Opera House Event


In "real life" author and AAC Chair Dick Harper is an engineer. "I like the idea and the process of manufacturing widgets," he wrote. "The more widget makers we can attract to Franklin County, the better my own personal economy will become."
      No one interviewed for this series believes we will attract a widget maker with thousands of jobs to this area.
      Advancing Vermont's Creative Economy, a year-long study released this month by the Vermont Council on Rural Development, puts the issue bluntly. Manufacturing ideas rather than widgets could drive Franklin County's economic future.
      Earlier, we saw that the arts could be the "anchor store" for downtown projects. In the Rockingham example, RAMP (the Rockingham Arts and Museum Project) drove meals tax revenues up 120% and sales tax collections up 36%. Bringing the arts to town did that.
      "For us, the community development aspect is the springboard for economic development for so many parts of Vermont for so many communities. It's not just a big factory moving in next door that's going to bring in all sorts of jobs," said Paul Costello, VCRD executive director and primary author of the report. "It's encouraging entrepreneurs and helping to incubate the businesses that will build the jobs of the future."
      The recommendations in the report have local interest as a way to make Franklin County more able to cash in on businesses that rely on creativity, ingenuity, and intelligence.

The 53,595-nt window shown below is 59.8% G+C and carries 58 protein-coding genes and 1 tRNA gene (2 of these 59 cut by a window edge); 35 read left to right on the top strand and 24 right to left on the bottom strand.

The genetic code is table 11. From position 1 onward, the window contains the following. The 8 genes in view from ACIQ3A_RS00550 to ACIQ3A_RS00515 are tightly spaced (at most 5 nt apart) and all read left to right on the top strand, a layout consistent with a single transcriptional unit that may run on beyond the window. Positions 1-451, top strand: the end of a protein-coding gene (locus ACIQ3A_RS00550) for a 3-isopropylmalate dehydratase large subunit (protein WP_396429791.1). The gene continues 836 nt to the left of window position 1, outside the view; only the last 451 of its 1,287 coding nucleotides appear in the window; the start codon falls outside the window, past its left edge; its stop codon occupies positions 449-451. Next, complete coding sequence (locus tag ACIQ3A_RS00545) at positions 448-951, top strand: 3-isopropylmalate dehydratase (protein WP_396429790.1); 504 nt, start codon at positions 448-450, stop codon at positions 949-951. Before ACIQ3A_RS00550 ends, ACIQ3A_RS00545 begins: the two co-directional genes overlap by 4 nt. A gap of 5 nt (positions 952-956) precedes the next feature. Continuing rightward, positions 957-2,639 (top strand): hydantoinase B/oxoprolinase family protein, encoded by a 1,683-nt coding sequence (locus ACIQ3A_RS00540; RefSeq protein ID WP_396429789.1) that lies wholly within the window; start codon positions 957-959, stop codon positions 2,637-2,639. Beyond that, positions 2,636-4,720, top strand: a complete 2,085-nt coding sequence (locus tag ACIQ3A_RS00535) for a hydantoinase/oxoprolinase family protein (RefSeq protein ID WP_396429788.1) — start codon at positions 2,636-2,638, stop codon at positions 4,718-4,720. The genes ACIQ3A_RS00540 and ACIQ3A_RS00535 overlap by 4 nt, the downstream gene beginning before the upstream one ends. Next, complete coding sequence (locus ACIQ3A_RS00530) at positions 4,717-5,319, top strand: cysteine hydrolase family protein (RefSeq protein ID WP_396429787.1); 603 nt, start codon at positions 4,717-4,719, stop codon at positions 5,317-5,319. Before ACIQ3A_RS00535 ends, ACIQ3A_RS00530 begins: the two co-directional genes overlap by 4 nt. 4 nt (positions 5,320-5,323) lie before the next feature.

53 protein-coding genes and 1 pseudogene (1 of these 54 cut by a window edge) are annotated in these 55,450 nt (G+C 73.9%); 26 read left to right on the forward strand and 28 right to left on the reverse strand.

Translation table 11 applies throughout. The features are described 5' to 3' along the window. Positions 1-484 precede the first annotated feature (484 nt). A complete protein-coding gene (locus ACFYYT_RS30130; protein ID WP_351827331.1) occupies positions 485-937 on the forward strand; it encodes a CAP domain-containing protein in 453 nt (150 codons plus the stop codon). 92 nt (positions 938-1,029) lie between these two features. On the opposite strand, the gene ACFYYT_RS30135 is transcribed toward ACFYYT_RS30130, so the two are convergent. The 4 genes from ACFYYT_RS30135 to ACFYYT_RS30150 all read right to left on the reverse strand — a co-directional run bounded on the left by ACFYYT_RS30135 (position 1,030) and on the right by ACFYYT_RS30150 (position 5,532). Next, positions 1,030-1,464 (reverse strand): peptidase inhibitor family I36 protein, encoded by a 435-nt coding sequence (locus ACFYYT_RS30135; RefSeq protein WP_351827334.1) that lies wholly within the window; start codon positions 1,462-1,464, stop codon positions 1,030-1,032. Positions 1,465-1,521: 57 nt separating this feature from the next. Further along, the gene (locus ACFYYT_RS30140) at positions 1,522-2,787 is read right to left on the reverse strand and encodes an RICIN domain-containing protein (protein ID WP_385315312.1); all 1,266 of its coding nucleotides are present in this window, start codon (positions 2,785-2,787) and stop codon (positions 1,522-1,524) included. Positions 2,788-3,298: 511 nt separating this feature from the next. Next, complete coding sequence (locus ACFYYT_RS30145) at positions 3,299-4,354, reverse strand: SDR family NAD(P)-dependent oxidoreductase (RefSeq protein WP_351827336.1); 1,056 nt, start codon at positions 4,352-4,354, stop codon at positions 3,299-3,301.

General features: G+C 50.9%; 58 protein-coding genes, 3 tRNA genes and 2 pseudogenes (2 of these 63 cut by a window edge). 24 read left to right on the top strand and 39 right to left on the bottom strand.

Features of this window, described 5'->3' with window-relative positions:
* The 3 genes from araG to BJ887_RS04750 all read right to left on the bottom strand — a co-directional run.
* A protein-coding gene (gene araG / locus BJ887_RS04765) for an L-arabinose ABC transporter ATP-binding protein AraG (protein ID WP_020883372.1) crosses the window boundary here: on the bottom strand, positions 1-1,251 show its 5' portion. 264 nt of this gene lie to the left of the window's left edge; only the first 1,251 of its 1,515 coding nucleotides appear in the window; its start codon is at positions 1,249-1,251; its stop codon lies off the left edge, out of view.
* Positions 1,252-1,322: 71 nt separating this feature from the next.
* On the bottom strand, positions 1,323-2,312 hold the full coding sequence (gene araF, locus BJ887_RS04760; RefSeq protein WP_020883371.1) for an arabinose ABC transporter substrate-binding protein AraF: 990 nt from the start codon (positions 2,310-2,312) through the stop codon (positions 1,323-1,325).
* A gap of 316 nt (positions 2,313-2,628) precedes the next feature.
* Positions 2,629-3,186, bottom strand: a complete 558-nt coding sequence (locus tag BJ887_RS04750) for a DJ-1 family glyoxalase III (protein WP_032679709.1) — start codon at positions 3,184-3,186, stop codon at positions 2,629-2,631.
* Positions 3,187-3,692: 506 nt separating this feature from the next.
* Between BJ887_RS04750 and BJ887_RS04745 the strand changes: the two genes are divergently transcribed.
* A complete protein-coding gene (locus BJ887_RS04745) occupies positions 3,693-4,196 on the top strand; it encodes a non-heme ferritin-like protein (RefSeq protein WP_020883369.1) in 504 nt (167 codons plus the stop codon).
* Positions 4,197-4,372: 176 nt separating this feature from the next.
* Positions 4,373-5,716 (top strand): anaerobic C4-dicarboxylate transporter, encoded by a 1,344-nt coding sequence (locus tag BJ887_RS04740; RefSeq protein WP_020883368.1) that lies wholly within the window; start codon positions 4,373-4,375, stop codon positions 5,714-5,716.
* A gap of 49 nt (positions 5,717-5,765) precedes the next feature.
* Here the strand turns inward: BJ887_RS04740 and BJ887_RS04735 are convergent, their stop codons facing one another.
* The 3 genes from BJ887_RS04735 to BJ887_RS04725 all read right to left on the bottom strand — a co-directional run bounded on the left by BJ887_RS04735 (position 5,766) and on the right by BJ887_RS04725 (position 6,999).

Mr. Costello said people around the state recognize this region as the "place with great activity and great potential."
      On the community development front, St. Albans City Manager Brian Searles said, "There's the general goal of the City to make sure that upper floor development and development of open space like the Federal Street parking lot be mixed use with an eye toward enough office space."
      Appropriate businesses for Franklin County downtown spaces include businesses that are creative in nature. "We clearly aren't going to attract a manufacturing operation into the upper floor space we have there," Mr. Searles said.
      St. Albans City is participating in the Historical Museum project. "One of the objectives there is to make sure that space on the top floor with the stage gets a lot of public use and is used for staging of plays, concerts and so on," he said.
      The Vermont Council on Rural Development wants to support this region. "We would love to bring the resources we could to support the local people in the St. Albans region who want to boost the town's project by looking specifically at the connection between culture and economic development," Mr. Costello said.
      Brian Searles is also excited about the L.E.A.D. program for promotion of the arts. Over then next year, "seven of our area leaders will be working on ways to promote the arts [and researching] possible new venues for the arts," he said.
      The next article looks at several efforts to find and use venues for art shows, concerts, plays, and more.

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      Advancing Vermont's Creative Economy, VCCI's Final Report and Recommendations is available online. Click here for a copy. It is a one megabyte .PDF file; you will need the (free) Adobe Reader. For a printed copy, e-mail your name and mailing address to Creative Economy Report.

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